The Western Balkans’ Berlin Process: A New Impulse for Regional Cooperation

Written by | Monday, August 22nd, 2016

Velina Lilyanova (The European Parliamentary Research Service)

The six countries of the Western Balkans – Albania, Bosnia and Herzegovina, Macedonia, Kosovo, Montenegro and Serbia – have one goal in common – to join the European Union. However, the dire economic situation, the unstable political environment and above all the unresolved disputes amongst themselves put these countries at a disadvantage. Will these Western Balkans states manage to overcome their disputes via the Berlin process?

The possibility of a membership coupled with the awareness that a long-term stability and transformation of the region could be best secured through economic growth and increasing regional cooperation, led to the so-called Berlin process. Within its framework, in the 2014-2018 period, there are annual meetings of the representatives of the six countries of the Western Balkans and the representatives of selected EU countries. The EU countries that participate in those meetings are Germany, Austria, France, Italy, Slovenia and Croatia and furthermore the states that are actively involved in the expansion of the region and host the summit. Representatives of the Commission or international financial institutions may take part as well. Interestingly, the chosen time frame of the annual meetings held between 2014 and 2018 is meant to commemorate the 100th anniversary of the beginning and end of the 1st World War.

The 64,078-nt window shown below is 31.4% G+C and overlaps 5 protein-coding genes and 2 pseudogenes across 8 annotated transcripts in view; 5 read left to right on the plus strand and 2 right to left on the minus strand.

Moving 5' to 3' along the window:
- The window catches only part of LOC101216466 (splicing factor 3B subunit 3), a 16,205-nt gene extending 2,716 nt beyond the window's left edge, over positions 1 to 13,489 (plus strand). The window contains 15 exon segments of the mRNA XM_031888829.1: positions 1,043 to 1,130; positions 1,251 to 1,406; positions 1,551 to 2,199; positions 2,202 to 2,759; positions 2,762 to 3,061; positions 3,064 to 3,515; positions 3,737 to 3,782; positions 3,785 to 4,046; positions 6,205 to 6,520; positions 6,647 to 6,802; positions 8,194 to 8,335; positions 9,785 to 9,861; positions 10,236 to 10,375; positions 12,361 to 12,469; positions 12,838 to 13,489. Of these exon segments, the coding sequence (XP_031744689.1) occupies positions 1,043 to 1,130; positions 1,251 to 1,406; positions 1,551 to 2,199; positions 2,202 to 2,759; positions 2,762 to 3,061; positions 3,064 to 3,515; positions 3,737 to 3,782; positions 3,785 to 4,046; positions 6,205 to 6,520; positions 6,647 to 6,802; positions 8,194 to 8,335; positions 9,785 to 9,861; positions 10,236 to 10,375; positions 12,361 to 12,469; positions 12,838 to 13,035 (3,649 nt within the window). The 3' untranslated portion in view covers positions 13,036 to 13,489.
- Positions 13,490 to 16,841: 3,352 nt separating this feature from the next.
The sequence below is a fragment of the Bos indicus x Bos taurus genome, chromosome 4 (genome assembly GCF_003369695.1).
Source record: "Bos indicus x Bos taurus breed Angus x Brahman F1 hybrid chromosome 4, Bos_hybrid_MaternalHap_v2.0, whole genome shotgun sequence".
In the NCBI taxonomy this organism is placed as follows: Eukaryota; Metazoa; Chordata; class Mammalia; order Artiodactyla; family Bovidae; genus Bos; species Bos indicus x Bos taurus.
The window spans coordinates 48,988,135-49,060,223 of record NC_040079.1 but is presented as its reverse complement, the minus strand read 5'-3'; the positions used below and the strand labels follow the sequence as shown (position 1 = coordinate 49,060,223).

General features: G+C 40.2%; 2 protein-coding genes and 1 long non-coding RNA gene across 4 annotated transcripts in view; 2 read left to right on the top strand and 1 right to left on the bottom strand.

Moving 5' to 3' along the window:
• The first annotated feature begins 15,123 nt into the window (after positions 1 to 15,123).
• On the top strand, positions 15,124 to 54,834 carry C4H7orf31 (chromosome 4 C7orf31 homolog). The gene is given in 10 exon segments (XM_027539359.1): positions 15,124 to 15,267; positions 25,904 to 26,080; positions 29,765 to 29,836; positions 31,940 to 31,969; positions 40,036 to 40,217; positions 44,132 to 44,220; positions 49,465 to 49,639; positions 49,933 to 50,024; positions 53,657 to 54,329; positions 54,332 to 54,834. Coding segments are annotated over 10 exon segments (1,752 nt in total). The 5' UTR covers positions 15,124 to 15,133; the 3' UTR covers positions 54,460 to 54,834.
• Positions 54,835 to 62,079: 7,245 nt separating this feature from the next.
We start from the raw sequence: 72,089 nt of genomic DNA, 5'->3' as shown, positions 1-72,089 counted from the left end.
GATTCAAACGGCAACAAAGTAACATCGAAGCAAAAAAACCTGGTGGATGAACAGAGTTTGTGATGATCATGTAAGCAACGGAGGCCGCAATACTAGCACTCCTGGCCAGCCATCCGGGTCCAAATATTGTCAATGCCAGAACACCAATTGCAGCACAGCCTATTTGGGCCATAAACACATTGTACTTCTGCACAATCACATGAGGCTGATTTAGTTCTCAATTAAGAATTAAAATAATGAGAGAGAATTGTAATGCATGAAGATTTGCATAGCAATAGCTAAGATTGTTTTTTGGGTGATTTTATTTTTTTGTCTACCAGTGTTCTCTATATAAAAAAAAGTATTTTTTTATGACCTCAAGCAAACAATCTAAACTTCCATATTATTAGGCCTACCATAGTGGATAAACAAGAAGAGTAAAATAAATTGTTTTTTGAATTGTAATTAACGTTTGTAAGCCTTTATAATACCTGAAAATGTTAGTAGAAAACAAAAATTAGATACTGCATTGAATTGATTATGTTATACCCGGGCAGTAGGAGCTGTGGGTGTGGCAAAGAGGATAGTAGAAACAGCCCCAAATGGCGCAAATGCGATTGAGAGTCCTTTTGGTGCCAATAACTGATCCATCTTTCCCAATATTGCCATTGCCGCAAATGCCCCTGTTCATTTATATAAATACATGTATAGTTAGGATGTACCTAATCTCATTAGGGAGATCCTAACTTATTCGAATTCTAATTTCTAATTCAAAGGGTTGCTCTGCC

The Berlin process is also a new framework for regional cooperation, which is, together with good neighborly relations, not only a prerequisite for joining the European Union but also a strategy for solving related problems. Croatia’s EU accession in 2013, together with Slovenia‘s efforts to integrate Western Balkans in the EU, launched the „Brdo process“, which gave rise to the Berlin process that got its name after the place of the first meeting. This project is based on three pillars, which draw on economic, diplomatic and soft tools (such as improving the level of education, supporting civil society, reducing unemployment).

Due to the prolonged economic crisis, high unemployment, especially among young people, as well as the fact that none of these countries has a functioning market, the economic governance is at the top of the agenda and it has also received the largest allocation of funds. Other topics include for example strengthening good governance, positive investment climate, increasing competitiveness, developing the Energy Community for Southeastern Europe and cooperating in transport. A specific agenda has, however, never been strictly determined – on the contrary, its revision is expected.

(The study can be downloaded here:

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